THE SHABD YOGA TECHNIQUE

the supreme seat. 49(b)-50(a). The mind which along with Prana (Vayu) has (its) Karmic affinities destroyed by the constant concentration upon Nada is absorbed in the unstained One. There is no doubt of it. 50(b)-51(a). Many myriads of Nadas and many more of Bindus (all) become absorbed in the Brahma-Pranava sound. 51(b)-52(a). Being freed from all states and all thoughts whatever, the Yogin remains like one dead. He is a Mukta. There is no doubt about this. 52(b). After that, he does not at any time hear the sounds of conch or Dundubhi (large kettle drum). 53. The body in the state of Unmani is certainly like a log and does not feel heat or cold, joy or sorrow. 54. The Yogins Chitta having given up fame or disgrace is in Samadhi above the three states. 55. Being freed from the waking and the sleeping states, he attains to his true state. 56. When the (spiritual) sight becomes fixed without any object to be seen, when the Vayu (Prana) becomes still without any effort, and when the Chitta becomes firm without any support, he becomes of the form of the internal sound of BrahmaPranava. Such is the Upanishad.

It is all a matter of unwavering attention. Every ray of attention must be centered and held there. It may be said safely that if any earnest student should hold his attention fully upon the given center for three hours, without wavering, he must go inside.Sawan Singh _______________

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Hatha Yoga Pradipika, 15TH century, by Svatmarama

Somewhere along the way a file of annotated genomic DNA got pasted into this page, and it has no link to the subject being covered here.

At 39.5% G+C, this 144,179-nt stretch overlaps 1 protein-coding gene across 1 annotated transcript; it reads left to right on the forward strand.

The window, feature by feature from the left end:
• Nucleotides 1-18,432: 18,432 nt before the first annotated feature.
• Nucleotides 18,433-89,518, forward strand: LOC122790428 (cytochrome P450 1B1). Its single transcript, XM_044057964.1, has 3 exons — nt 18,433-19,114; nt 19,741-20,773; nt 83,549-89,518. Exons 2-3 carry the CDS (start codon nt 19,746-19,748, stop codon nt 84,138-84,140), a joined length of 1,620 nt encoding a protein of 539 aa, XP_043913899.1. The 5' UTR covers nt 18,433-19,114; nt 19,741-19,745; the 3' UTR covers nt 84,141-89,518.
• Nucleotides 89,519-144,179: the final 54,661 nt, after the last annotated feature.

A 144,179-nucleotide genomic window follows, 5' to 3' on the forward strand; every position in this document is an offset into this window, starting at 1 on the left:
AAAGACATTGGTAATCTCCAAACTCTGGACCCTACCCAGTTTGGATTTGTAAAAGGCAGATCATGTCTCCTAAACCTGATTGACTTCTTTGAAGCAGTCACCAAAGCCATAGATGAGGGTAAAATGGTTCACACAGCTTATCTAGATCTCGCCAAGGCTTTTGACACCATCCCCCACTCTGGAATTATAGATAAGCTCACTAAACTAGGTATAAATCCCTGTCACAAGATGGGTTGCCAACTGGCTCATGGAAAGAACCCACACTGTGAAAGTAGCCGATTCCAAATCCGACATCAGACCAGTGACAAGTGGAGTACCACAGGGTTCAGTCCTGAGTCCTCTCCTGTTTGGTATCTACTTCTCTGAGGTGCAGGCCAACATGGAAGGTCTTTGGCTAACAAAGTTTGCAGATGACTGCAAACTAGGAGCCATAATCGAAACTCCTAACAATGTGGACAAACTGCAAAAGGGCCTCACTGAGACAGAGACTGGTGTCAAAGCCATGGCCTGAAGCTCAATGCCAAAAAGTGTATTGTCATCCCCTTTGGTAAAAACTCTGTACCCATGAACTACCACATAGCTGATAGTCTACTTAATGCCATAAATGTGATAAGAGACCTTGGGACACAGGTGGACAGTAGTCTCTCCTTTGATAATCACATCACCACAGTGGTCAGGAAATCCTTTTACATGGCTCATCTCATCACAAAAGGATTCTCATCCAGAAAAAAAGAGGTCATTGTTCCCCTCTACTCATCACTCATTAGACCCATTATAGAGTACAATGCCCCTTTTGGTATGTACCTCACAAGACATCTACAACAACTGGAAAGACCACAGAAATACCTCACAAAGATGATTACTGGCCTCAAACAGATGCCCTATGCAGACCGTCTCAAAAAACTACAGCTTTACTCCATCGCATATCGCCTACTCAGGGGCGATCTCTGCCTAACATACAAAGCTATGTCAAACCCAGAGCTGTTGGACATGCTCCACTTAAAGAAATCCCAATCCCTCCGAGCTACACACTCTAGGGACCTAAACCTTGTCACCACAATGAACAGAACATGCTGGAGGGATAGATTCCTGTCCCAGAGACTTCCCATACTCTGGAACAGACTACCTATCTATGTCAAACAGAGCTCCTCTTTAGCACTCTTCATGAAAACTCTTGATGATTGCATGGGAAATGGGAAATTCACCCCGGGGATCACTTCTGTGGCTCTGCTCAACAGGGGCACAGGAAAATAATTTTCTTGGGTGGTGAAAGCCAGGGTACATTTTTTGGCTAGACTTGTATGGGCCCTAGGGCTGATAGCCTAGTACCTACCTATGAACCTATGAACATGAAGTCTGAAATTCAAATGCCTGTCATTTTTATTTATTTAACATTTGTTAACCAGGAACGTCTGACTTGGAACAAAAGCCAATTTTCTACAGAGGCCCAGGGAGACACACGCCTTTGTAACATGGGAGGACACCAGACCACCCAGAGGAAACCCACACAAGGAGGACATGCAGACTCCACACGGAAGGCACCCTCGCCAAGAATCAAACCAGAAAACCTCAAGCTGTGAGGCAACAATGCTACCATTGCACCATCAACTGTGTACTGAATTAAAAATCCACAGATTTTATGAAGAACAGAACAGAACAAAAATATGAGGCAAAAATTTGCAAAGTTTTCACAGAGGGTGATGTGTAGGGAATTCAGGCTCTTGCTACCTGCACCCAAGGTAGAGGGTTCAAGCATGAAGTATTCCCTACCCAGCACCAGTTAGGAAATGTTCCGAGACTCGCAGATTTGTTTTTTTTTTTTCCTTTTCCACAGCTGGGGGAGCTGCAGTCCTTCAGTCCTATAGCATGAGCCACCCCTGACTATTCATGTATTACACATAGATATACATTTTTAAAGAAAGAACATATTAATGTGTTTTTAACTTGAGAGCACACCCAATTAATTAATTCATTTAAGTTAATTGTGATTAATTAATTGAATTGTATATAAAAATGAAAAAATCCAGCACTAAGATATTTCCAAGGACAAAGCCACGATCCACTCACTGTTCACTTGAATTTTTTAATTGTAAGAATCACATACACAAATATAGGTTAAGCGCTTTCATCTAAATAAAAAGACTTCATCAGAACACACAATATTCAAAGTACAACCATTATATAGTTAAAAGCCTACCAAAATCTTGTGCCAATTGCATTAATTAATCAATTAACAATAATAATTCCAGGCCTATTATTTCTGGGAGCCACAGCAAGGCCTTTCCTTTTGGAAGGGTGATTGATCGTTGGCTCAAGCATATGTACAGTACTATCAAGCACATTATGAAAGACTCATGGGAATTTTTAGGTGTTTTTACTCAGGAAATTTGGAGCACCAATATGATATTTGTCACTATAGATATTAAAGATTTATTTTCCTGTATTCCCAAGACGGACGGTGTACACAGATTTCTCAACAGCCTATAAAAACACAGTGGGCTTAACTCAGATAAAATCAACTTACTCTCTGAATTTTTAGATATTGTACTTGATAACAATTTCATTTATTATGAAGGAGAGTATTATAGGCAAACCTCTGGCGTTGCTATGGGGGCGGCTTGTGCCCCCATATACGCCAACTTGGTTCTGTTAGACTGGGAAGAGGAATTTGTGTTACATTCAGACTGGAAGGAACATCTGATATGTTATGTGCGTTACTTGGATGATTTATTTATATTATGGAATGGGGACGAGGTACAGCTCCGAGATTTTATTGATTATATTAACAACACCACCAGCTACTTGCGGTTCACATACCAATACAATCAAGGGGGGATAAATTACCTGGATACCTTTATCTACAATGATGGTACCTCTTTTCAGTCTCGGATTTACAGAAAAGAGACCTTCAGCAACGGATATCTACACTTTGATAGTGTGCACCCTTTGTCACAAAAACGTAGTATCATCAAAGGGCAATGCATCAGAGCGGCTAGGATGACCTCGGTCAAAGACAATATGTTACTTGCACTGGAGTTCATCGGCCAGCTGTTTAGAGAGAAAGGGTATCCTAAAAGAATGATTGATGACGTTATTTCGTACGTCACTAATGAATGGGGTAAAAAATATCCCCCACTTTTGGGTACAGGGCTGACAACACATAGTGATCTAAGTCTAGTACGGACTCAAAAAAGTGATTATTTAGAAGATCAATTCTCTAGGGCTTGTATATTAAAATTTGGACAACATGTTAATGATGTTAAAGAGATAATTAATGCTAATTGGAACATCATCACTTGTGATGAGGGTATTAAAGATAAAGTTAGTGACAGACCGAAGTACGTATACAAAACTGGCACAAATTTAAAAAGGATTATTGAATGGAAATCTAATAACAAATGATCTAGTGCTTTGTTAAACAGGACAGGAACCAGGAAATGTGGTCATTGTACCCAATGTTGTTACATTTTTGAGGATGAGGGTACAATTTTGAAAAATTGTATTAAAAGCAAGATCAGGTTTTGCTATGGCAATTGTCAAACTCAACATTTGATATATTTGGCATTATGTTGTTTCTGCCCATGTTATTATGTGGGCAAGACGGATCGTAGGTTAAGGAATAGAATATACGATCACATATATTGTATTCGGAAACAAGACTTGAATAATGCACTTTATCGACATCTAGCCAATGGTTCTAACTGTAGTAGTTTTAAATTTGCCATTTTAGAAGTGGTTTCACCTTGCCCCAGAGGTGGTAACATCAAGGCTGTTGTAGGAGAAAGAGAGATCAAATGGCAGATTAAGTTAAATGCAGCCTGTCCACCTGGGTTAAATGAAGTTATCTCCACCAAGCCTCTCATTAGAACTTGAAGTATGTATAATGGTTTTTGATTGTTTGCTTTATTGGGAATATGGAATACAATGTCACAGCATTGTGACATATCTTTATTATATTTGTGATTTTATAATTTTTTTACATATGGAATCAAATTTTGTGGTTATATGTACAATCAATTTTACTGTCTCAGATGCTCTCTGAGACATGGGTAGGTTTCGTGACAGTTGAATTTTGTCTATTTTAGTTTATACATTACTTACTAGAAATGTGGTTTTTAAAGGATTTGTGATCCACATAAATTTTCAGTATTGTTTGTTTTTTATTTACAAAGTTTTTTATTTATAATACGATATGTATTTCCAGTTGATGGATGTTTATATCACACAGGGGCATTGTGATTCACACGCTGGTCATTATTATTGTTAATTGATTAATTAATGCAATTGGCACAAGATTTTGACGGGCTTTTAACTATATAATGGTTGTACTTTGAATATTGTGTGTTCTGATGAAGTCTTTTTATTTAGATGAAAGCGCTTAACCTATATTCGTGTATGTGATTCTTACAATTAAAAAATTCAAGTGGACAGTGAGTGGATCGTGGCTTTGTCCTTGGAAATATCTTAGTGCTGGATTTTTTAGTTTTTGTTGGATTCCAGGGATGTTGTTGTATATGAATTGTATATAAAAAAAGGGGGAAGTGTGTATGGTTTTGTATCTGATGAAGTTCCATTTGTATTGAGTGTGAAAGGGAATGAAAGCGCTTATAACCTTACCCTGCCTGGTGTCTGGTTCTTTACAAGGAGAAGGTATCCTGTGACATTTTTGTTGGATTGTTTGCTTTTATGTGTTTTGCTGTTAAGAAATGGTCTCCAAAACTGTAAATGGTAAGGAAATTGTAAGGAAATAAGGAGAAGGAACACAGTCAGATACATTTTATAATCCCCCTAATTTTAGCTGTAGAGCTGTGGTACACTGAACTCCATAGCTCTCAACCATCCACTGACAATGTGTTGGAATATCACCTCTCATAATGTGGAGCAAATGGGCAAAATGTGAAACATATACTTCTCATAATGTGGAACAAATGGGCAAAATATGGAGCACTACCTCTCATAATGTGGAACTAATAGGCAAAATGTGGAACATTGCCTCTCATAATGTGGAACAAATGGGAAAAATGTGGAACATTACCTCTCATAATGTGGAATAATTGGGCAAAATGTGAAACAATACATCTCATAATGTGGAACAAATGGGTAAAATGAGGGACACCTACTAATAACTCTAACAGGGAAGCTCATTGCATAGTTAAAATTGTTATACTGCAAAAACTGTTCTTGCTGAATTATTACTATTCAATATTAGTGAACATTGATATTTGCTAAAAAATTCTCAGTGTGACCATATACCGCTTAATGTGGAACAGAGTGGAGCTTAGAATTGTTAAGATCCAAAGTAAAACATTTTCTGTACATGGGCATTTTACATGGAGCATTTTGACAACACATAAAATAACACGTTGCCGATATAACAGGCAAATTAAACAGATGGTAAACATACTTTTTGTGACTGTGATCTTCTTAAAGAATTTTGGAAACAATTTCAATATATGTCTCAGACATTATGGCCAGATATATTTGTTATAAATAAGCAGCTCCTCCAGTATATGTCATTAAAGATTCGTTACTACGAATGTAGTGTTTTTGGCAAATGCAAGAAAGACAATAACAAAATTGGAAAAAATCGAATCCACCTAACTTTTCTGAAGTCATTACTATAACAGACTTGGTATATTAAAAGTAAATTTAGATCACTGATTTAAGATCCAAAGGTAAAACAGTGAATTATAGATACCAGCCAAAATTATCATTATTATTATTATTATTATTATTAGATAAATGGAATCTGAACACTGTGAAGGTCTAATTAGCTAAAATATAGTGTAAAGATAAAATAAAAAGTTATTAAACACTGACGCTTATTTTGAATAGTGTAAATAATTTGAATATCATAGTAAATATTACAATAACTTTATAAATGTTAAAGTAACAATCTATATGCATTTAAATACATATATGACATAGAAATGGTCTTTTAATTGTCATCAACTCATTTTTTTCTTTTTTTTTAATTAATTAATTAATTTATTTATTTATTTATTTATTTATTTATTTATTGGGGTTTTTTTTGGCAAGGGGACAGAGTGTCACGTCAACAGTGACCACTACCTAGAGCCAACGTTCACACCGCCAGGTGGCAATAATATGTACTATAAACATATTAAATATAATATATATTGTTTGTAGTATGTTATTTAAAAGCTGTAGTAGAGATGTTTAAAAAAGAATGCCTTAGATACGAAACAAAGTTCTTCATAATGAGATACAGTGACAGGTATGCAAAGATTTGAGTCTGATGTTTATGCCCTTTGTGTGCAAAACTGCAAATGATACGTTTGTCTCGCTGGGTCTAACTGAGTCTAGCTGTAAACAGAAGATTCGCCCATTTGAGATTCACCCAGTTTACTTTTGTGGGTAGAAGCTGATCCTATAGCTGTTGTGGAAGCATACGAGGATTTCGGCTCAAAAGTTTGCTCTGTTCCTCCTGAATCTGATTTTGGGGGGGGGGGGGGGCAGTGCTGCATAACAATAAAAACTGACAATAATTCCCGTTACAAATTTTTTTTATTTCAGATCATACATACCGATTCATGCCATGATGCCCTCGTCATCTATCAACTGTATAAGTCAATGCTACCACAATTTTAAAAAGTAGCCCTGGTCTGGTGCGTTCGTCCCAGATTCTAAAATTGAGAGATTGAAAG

PARICHAYA AVASTHA 73. In the third stage, the sound of a drum is known to arise in the Sunya between the eyebrows, and then the Vayu goes to the Mahasunya, which is the home of all the siddhis. 74. Conquering, then, the pleasures of the mind, ecstasy is spontaneously produced which is devoid of evils, pains, old age, disease, hunger and sleep. 75. When the Rudra granthi is pierced, and the air enters the seat of the Lord (the space between the eyebrows), then the perfect sound like that of a flute is produced. 76. The union of the mind and the sound is called the Raja-Yoga. The (real) Yogi becomes the creator and destroyer of the universe, like God. 77. Perpetual Happiness is achieved by this; I do not care if the mukti be not attained. This happiness, resulting from absorption (in Brama), is obtained by means of RajaYoga. 78. Those who are ignorant of the Raja-Yoga and practice only the Hatha-Yoga, will, in my opinion, waste their energy fruitlessly. 79. Contemplation on the space between the eyebrows is, in my opinion, best for accomplishing soon the Unmani state. For people of small intellect, it is a very easy method for obtaining perfection in the Raja-Yoga. The Laya produced by nada, at once gives experience (of spiritual powers). 80. The happiness which increases in the hearts of Yogiswaras, who have gained success in Samadhi by means of attention to the nada, is beyond description, and is known to Sri Guru Natha alone. 81. The sound which a muni hears by closing his ears with his fingers, should be heard attentively, till the mind becomes steady in it.